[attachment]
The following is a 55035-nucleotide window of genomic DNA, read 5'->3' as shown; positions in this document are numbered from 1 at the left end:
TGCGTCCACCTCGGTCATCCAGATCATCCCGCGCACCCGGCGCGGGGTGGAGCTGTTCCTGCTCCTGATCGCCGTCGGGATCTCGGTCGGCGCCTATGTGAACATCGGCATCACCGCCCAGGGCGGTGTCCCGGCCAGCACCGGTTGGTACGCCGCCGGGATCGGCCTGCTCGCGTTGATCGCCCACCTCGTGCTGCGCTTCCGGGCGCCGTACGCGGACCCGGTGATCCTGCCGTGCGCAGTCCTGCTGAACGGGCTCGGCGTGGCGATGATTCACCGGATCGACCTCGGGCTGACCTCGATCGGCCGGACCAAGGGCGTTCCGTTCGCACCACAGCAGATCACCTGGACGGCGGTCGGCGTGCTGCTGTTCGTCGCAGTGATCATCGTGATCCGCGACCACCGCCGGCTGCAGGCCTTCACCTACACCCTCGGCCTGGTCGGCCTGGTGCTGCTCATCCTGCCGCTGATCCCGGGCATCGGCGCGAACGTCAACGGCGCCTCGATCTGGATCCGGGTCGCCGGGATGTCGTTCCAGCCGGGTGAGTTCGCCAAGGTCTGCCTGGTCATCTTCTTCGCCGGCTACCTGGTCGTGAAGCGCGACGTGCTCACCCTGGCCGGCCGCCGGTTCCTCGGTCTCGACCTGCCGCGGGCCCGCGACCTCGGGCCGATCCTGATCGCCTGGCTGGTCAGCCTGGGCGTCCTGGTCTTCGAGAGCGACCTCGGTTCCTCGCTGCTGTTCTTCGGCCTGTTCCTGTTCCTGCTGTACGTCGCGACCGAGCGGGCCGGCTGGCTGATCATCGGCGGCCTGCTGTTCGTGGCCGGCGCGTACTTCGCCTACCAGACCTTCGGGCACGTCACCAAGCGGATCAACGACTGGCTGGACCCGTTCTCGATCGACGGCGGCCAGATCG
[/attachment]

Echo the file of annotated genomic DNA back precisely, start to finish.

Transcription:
The following is a 55035-nucleotide window of genomic DNA, read 5'->3' as shown; positions in this document are numbered from 1 at the left end:
TGCGTCCACCTCGGTCATCCAGATCATCCCGCGCACCCGGCGCGGGGTGGAGCTGTTCCTGCTCCTGATCGCCGTCGGGATCTCGGTCGGCGCCTATGTGAACATCGGCATCACCGCCCAGGGCGGTGTCCCGGCCAGCACCGGTTGGTACGCCGCCGGGATCGGCCTGCTCGCGTTGATCGCCCACCTCGTGCTGCGCTTCCGGGCGCCGTACGCGGACCCGGTGATCCTGCCGTGCGCAGTCCTGCTGAACGGGCTCGGCGTGGCGATGATTCACCGGATCGACCTCGGGCTGACCTCGATCGGCCGGACCAAGGGCGTTCCGTTCGCACCACAGCAGATCACCTGGACGGCGGTCGGCGTGCTGCTGTTCGTCGCAGTGATCATCGTGATCCGCGACCACCGCCGGCTGCAGGCCTTCACCTACACCCTCGGCCTGGTCGGCCTGGTGCTGCTCATCCTGCCGCTGATCCCGGGCATCGGCGCGAACGTCAACGGCGCCTCGATCTGGATCCGGGTCGCCGGGATGTCGTTCCAGCCGGGTGAGTTCGCCAAGGTCTGCCTGGTCATCTTCTTCGCCGGCTACCTGGTCGTGAAGCGCGACGTGCTCACCCTGGCCGGCCGCCGGTTCCTCGGTCTCGACCTGCCGCGGGCCCGCGACCTCGGGCCGATCCTGATCGCCTGGCTGGTCAGCCTGGGCGTCCTGGTCTTCGAGAGCGACCTCGGTTCCTCGCTGCTGTTCTTCGGCCTGTTCCTGTTCCTGCTGTACGTCGCGACCGAGCGGGCCGGCTGGCTGATCATCGGCGGCCTGCTGTTCGTGGCCGGCGCGTACTTCGCCTACCAGACCTTCGGGCACGTCACCAAGCGGATCAACGACTGGCTGGACCCGTTCTCGATCGACGGCGGCCAGATCG